October 4, 2007

On the sheer fucking hopelessness of the Abstentionist v. Participationist Debate

Quico says:

Dear Katy,

Thanks for your last post. I've been trying to think of a way to join the fray here, but it's been hard to think of a constructive way of doing so. As everyone realizes by now, the whole debate between "abstentionists" and "participationists" within the anti-Chávez camp is unbelievably stale, barren, an argumentative dead-end. In fact, even those words don't really do justice to the deep reservoir of politico-existential despair that wells up in me as I even think about the subject.

Yet, wish as you might, it just won't go away.

Where are we, really?

Well, from an economist's point of view, it's not hard to characterize the rut we're in: essentially, it's a Coordination Failure. Whether you're an abstentionist or a participationist, I think most of us can agree than either strategy only makes sense if everyone joins in. Tendentially, I'm a participationist, but I fully realize that having everyone abstain is better than having half of us participate and the other half abstain. Similarly, I imagine most abstentionists think it would be better to have everyone participate than to have half of us abstain. But we have no mechanism to settle the debate in favor of one position or the other, and so we seem inexorably headed towards the indescribably boneheaded Nash Equilibrium.

Why is this happening? The textbook answer is that we don't have coordination mechanisms sturdy enough to enforce convergence on one of the two positions. That's both right and not at all helpful. Why don't we have those mechanisms? And why doesn't debate lead us toward convergence? Come to think of it, why is the intra-oppo debate so vicious, so self-defeating? How exactly did we get into this mess? Those are the better questions...and it's here that the analysis gets really, really depressing.

First, we have to own up: there is something very, very wrong with the way the opposition deals with itself, how it talks internally and seeks to work problems out. That situation may have come about in the context of Chávez, but I think it's a cop-out to blame it on Chávez...even in the midsts of battle with the most ruthless of enemies, some wounds are self-inflicted. And the opposition's sheer inability to coordinate - or, to put it differently, to hold a conversation with itself that leads to coordination - is a self-inflicted wound.

I remember, some time in 2002, hearing Roberto Giusti argue explicitly that Chávez was so dangerous that journalists "could not afford" to be impartial towards his government. "I cannot be impartial between democracy and dictatorship," Giusti said. Lots of oppo journos were taking a similar line back then, and we all stood up and cheered for them. It all sounded ever so brave, so gallant, remember? We were so caught up in the drama of the moment, we didn't stop to think through how radical a position that was, and how dangerous its implications. We should have.

Why? Because decisions are only as good as the information that's available to those who make them. To the extent that that information is complete, impartial and accurate, it will give rise to decisions that produce the consequences intended. To the degree that it isn't, it will give rise to decisions that don't.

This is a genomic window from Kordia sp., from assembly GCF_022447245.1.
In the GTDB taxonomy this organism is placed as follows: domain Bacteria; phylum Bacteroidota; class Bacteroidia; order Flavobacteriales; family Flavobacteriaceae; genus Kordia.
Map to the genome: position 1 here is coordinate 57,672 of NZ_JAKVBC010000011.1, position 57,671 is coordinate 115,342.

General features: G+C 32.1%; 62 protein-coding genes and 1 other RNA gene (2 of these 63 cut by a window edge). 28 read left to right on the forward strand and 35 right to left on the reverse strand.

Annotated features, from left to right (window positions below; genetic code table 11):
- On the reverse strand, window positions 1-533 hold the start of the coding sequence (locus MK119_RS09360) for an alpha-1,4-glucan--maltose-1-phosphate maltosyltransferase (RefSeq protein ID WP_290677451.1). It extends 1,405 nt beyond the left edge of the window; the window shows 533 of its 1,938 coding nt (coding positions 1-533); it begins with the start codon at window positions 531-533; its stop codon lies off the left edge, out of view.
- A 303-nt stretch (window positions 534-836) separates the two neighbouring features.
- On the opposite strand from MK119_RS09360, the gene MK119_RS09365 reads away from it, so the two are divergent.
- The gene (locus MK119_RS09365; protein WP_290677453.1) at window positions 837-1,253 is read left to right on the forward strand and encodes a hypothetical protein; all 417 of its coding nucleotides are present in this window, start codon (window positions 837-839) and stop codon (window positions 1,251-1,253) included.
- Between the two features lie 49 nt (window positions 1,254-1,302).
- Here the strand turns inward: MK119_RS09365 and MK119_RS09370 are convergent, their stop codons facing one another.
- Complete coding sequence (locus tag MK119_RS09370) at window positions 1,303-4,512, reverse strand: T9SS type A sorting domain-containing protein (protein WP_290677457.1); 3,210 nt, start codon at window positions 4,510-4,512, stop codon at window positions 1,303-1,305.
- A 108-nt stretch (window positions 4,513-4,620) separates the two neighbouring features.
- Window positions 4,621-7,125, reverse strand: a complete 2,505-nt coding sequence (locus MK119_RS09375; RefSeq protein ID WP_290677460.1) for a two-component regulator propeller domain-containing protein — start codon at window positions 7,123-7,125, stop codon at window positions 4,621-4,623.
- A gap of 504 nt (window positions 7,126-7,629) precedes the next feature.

Now, what was Roberto Giusti really saying back in 2002? He was saying that the information the media publish should no longer be judged by the normal standards of journalistic ethics. Questions of newsworthiness, impartiality, confirmability and public interest would be set aside, and information would be judged by its usefulness in helping achieve an overarching, transcendent political goal: overthrowing the budding dictatorship. Henceforth, when a reporter arrived at a newsroom with a story, the first thing his editor would ask him would be not whether it was true, or whether it was new, or whether it had been confirmed, but rather whether it would help get rid of Chávez.

This new conception of the media's role meant that journalists would abdicate their responsibility to "hold up a mirror to society," to produce a space where society is able to see itself, warts and all, and to recognize its own reality as fully as possible. Henceforth, the media would serve as a trick mirror - reflecting only those parts of reality that it judged would further an ulterior end. That the image such a mirror produces is deeply distorted is tautological: in this context, the distortion is the point. And do notice that this isn't some wild conspiracy theory: this is the understanding of their own role that many of the nation's leading journalists proudly and publicly embraced.

That key figures in the oppo media openly endorsed this way of communicating should've given us pause. That they thought of their ethical obligations as a kind of "luxury", an added extra to be discarded when it proved inconvenient, should've put us on guard. How would we react, for instance, if a doctor took that kind of attitude towards his code of professional ethics?

But we're Venezuelans, so the passion of the political moment overcame us. And it's perfectly understandable. After all, Giusti and Colomina and the rest of them more or less announced, "from now on, we're only going to tell you what you want to hear." Who's going to object to that?

We should've realized all along that decisions made on the basis of a distorted understanding of reality can't be expected to produce the outcomes intended by those making them. We shouldn't be surpsied that the rise of openly partisan journalism set the stage for a series of catastrophic oppo own goals.

Back in 2002, we didn't stop to think through the risks, the potential costs involved in volunteering to be lied to. We didn't stop to realize that with every story puffed up out of all proportion because it made the government look bad, our understanding of our own country would diverge just a little bit from reality. We didn't think through the fact that, with every story buried or ignored because it made the government look good, the distance between the world as it is and the world as we think it is would grow.